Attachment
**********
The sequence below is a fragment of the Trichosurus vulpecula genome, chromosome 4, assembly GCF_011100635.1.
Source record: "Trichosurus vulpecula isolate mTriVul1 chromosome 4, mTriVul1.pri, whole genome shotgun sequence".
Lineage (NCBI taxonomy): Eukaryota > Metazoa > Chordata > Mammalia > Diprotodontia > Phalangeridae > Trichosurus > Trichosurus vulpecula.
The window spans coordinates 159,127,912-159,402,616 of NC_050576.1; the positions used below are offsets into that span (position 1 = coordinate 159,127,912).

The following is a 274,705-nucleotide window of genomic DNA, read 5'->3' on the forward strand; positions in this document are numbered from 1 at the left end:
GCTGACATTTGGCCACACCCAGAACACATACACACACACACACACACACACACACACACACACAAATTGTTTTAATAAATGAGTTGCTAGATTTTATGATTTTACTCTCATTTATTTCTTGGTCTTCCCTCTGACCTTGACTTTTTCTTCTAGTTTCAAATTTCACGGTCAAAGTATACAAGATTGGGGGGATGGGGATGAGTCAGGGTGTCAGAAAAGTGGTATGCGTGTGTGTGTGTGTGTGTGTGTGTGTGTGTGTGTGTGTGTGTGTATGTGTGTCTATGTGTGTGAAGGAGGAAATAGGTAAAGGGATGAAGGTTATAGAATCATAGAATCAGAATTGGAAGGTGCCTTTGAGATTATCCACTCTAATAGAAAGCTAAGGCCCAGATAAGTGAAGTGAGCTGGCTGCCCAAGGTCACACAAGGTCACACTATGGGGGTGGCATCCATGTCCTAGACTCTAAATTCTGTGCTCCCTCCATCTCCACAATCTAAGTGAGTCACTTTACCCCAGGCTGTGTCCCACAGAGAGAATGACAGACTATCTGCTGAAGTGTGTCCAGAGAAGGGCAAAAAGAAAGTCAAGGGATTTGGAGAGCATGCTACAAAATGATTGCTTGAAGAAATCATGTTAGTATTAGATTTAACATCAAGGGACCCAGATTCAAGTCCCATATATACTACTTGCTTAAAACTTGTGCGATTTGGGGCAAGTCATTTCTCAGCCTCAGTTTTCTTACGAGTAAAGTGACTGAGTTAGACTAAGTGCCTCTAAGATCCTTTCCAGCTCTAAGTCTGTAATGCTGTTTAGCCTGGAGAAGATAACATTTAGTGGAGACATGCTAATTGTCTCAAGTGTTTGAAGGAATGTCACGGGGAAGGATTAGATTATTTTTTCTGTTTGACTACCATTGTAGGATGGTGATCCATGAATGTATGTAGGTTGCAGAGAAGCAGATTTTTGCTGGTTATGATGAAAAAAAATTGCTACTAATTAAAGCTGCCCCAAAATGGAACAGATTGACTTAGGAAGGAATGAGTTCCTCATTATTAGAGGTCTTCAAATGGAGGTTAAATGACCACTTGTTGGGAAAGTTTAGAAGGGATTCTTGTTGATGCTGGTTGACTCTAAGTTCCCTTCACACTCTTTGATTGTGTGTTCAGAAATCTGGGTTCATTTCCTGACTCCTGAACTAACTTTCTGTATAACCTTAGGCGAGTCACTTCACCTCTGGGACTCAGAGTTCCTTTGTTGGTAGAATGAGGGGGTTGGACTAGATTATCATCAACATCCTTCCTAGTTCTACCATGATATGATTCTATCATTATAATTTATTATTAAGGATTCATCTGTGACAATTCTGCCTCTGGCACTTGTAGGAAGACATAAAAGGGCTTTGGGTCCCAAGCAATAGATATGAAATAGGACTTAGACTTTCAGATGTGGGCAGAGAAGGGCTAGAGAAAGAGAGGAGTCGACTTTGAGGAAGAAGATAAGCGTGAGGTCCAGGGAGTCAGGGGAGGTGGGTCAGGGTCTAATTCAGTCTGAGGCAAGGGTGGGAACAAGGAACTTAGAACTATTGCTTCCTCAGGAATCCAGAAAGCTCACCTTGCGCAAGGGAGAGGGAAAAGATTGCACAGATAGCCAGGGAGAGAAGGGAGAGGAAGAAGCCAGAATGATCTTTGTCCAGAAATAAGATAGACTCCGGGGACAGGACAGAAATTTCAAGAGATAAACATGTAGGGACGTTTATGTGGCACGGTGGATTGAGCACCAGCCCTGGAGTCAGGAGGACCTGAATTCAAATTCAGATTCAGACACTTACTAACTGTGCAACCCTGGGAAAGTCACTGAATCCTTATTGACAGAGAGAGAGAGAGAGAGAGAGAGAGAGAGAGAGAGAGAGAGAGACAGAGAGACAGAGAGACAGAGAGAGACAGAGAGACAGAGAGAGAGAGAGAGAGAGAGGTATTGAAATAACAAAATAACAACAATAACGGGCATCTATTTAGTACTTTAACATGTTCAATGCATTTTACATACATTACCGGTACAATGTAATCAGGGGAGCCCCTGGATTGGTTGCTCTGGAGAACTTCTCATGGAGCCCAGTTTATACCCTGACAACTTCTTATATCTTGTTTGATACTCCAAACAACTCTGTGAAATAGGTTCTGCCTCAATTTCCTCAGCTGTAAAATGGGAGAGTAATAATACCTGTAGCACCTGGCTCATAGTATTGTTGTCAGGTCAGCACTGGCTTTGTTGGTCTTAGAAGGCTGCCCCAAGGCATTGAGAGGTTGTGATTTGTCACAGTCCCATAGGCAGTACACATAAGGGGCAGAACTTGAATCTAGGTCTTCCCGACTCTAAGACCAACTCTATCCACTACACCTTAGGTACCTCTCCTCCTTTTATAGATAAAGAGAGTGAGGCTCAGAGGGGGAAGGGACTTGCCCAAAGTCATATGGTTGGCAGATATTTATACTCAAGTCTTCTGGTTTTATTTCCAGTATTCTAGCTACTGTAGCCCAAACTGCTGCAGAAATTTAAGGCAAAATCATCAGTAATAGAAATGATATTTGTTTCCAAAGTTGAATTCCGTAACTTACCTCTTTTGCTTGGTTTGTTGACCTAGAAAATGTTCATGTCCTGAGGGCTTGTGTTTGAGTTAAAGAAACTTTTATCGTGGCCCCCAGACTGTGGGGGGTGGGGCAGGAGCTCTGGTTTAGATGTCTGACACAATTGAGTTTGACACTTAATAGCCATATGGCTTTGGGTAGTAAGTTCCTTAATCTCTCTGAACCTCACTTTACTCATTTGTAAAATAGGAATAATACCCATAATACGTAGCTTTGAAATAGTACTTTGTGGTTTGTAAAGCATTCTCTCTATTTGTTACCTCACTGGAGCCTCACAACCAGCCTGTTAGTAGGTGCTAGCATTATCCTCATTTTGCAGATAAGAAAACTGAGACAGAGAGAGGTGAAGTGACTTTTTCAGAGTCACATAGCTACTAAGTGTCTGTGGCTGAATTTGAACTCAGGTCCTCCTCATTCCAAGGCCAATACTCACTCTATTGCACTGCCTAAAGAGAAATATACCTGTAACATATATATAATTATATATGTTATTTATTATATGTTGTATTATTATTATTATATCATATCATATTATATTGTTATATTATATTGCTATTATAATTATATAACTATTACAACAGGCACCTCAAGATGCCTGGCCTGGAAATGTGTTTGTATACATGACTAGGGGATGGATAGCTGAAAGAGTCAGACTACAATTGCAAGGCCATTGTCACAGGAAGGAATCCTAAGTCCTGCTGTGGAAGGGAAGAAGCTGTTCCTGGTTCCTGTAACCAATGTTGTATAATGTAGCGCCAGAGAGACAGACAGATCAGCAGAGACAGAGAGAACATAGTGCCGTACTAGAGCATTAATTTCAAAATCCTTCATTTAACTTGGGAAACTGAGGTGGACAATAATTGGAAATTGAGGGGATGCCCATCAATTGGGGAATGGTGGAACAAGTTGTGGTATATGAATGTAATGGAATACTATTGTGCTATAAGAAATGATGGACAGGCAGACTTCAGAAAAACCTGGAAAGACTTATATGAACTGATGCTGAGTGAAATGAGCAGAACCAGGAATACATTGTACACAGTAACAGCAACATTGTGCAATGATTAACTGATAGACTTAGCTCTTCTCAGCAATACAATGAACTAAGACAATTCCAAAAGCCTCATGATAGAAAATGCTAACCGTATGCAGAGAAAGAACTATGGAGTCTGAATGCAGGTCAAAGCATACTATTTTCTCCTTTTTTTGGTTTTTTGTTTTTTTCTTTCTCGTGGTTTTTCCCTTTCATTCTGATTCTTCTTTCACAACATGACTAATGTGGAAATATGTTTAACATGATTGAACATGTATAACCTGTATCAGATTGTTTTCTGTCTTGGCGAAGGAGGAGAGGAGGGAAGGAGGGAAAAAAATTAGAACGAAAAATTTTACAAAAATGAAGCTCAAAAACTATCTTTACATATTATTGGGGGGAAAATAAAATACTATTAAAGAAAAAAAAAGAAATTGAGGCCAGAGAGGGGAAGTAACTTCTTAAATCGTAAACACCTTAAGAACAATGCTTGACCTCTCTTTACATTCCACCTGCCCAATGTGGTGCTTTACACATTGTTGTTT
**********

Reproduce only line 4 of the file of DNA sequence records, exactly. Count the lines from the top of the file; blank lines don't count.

The window spans coordinates 159,127,912-159,402,616 of NC_050576.1; the positions used below are offsets into that span (position 1 = coordinate 159,127,912).